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  |  First Published: December 2010

It’s December already – where has the last 12 month gone!

Besides the hustle and bustle of Christmas this time of year hopefully means for you a well deserved break and some time on the water!

The water temperature should well and truly be warm enough for the usual estuarine species, with December a great month to chase big bream on soft plastic and fly.

I am confident the first of the southern game fish to be caught off the Tasman Peninsula is not to far away with the tasty albacore usually the first to turn up around Christmas.

For the land-based angler the Australian salmon are now be available in large numbers with the Derwent estuary and Bruny Island being recognised hot spots. These fantastic sport fish can be targeted with soft plastics, bait and the humble silver slice.


This small south coastal town has plenty to offer the serious angler with both the estuary and blue water angler catered for.

Southport has two different distinct fisheries; an outside fishery where anglers can target calamari squid, flathead, cod, wrasse, striped trumpeter, gurnard and morwong perch and an inside sheltered fishery offering typical estuary species.

The reef fishing, although a little more patchy than Port Arthur and Eagle Hawk Neck is popular, particularly during the summer months when shack owners hit up there favourite hot spots.

With many good table fish on offer the boat ramp at the mouth of the Lune River is generally very popular.

The most popular technique is traditional bait fishing (bottom bouncing) with a paternoster rig and squid or pilchards as bait being the preferred method.

For those feeling a little more active drift spinning the shoreline from a boat is also highly recommended where anglers will encounter a large array of sportfish including Australian salmon, wrasse, pike and barracouta. The odd crayfish and abalone is also available.

For those preferring the more sheltered waters the Lune River located on the inside of the headland offers typical estuary fishing with good numbers of bream, sea run and resident trout, flathead, Australian salmon and the odd Atlantic salmon all available.

Heading up river for the afternoon the estuary holds a good head of large bream and trout, both of which can be taken on soft plastics or a running sinker rigged with bait. Accomplished saltwater fly anglers will also have success.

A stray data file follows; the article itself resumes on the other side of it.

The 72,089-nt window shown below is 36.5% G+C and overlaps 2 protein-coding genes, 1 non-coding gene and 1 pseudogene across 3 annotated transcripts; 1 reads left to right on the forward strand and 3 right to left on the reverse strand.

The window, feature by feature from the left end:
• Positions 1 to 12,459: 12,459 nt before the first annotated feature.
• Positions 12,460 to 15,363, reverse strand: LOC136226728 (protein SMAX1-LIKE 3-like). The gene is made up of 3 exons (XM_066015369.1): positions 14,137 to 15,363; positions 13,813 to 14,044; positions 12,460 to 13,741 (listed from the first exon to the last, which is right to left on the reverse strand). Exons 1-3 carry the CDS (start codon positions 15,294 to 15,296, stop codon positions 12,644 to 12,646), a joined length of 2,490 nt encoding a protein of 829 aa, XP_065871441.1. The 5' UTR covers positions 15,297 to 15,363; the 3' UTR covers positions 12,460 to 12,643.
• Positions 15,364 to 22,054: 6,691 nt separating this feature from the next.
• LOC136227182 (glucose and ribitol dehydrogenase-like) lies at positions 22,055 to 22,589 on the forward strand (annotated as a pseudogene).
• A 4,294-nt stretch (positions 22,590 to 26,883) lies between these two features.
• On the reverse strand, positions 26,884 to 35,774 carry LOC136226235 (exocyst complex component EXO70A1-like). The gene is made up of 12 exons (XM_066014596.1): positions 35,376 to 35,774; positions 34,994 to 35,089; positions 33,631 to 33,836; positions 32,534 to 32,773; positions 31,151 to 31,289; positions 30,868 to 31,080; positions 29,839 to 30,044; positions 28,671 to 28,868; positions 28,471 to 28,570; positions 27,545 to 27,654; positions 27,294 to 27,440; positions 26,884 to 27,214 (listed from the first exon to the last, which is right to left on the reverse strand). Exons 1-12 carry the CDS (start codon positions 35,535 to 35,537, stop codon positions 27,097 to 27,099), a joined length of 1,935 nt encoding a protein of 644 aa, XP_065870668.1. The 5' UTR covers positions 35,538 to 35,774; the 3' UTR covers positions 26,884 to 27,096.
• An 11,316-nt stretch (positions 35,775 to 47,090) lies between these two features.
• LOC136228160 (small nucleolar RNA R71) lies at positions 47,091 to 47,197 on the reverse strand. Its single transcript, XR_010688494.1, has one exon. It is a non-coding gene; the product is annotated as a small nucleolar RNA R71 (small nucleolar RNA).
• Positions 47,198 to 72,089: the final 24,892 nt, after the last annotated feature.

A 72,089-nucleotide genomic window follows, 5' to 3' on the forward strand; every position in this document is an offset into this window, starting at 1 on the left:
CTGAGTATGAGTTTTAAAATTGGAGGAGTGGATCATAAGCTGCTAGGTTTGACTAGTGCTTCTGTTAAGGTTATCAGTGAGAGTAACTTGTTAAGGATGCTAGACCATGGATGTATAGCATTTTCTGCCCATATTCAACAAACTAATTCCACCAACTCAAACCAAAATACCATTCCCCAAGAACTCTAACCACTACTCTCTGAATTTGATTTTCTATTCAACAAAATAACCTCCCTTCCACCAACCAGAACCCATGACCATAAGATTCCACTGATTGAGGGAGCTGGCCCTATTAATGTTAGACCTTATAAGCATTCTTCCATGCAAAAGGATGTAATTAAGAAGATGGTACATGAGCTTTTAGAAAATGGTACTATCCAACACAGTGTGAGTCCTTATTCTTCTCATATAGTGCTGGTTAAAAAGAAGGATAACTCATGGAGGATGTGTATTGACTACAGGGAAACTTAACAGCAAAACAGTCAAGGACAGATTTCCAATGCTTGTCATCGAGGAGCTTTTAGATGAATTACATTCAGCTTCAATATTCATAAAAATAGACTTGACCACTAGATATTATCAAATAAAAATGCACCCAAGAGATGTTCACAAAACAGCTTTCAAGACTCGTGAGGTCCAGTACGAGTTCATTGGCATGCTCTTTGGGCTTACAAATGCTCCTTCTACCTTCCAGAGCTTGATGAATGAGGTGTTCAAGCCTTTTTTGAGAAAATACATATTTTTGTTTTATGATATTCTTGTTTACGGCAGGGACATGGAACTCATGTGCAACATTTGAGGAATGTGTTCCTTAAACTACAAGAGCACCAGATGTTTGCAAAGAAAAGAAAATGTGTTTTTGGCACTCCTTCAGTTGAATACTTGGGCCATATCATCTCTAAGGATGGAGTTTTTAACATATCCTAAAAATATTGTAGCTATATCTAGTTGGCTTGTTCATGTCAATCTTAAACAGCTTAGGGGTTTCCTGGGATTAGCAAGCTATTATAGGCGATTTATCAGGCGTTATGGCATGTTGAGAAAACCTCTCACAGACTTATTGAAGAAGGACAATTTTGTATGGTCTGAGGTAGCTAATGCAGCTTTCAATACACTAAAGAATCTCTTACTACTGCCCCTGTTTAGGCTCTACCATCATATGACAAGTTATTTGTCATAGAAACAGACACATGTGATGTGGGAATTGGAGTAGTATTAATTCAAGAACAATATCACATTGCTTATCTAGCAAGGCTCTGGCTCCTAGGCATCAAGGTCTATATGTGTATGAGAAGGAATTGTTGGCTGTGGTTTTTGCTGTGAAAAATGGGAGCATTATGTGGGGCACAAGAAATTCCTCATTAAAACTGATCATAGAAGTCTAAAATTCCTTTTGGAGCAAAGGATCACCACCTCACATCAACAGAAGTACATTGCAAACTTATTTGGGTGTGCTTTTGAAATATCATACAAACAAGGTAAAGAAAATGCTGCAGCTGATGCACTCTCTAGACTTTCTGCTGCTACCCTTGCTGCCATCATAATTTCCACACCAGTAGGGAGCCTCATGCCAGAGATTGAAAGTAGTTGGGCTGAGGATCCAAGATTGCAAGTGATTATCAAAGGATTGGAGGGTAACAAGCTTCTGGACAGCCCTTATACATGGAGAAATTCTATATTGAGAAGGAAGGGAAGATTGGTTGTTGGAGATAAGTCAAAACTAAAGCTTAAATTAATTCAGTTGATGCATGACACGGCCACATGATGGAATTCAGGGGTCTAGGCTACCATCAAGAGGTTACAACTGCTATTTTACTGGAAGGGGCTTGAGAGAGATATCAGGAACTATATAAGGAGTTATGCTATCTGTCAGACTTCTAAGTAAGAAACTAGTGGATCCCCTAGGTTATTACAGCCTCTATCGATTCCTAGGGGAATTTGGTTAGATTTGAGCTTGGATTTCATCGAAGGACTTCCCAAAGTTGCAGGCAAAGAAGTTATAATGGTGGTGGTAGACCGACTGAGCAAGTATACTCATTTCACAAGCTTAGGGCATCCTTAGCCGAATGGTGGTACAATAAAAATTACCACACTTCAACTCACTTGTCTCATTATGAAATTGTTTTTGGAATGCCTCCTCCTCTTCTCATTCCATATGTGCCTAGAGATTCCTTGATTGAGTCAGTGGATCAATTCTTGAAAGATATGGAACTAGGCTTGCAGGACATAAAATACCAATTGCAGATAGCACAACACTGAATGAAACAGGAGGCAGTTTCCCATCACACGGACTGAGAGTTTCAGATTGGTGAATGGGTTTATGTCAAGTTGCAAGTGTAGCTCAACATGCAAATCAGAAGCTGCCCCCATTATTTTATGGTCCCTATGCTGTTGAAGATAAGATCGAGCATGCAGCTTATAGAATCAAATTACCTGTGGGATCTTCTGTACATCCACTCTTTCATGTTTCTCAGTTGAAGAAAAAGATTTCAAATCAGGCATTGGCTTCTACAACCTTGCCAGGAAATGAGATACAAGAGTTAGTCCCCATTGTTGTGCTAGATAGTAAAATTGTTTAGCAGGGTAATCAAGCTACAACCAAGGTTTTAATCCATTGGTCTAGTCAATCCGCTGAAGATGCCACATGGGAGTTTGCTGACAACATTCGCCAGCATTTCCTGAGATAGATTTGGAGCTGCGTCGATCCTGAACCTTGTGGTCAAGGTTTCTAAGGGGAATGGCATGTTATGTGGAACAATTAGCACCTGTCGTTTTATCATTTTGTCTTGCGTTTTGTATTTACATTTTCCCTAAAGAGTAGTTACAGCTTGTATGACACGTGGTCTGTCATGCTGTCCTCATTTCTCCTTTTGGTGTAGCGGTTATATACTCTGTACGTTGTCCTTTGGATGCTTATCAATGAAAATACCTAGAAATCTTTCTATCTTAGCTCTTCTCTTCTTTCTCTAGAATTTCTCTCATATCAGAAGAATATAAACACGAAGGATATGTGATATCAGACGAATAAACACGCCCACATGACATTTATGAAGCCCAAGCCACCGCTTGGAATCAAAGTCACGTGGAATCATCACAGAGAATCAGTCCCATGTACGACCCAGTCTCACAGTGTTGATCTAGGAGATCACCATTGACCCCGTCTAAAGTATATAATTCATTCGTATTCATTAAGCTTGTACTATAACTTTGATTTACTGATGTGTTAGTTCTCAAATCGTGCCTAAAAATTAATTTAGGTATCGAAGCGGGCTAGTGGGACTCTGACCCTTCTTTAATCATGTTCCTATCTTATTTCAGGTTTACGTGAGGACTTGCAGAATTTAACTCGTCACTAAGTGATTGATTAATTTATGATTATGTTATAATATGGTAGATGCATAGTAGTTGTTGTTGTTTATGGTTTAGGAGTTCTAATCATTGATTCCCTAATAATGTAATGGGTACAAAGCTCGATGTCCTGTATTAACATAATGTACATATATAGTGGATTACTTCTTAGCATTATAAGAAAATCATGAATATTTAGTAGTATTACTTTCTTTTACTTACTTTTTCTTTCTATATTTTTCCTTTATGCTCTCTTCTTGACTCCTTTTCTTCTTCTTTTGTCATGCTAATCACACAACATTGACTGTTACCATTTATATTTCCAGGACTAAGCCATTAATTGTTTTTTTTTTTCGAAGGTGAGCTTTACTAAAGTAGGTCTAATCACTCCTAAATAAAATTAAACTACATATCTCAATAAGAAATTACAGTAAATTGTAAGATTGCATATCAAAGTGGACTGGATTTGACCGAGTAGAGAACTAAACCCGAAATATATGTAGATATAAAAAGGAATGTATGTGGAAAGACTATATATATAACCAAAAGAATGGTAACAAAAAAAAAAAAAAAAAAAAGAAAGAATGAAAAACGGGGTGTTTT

Pirates Bay

This hub of the Tasman Peninsula has all kinds of species to keep the fussiest of anglers content. Over the next three months this area will be very popular for its game fishing, but that should not discourage land-based anglers simply after a close in feed.

Albacore, yellowfin tuna and mako sharks are the most likely contenders for the first couple of months with the chance of a striped marlin also making an appearance during January and February.

Anglers usually use Pirates Bay as their base camp, heading straight out of the bay and south to the famous Hypolyte Rocks – it is here where all the action happens!

Trolling traditional Yo-Zuri style squid skirts and Mack baits is effective as is a large pusher. For those equipped and ready for adventure and often frustration the saltwater fly-fishing cam also be rewarding.

The remainder of the time although (when it’s blowing 30 knots south east/west) there is plenty to keep the more sheltered water angler happy with the bay proper holding wrasse, barracouta, calamari squid and the odd flathead.

Recent reports have indicated that squid fishing in particular has been very productive off the popular Pirates Bay jetty.

Red and white Yo-Zuri jigs are popular as are the same models in green and yellow. It often pays to carry two different sizes with a 3.5 being the standard weight.

For those that do not own or have access to a suitable boat the area also offers charters to suit most budgets, for more information enquire at a local Tasmanian tackle store.

Crayfish are a popular south east Tasmanian delicacy – now is the time to buy a licence and set a pot for a Christmas cray.

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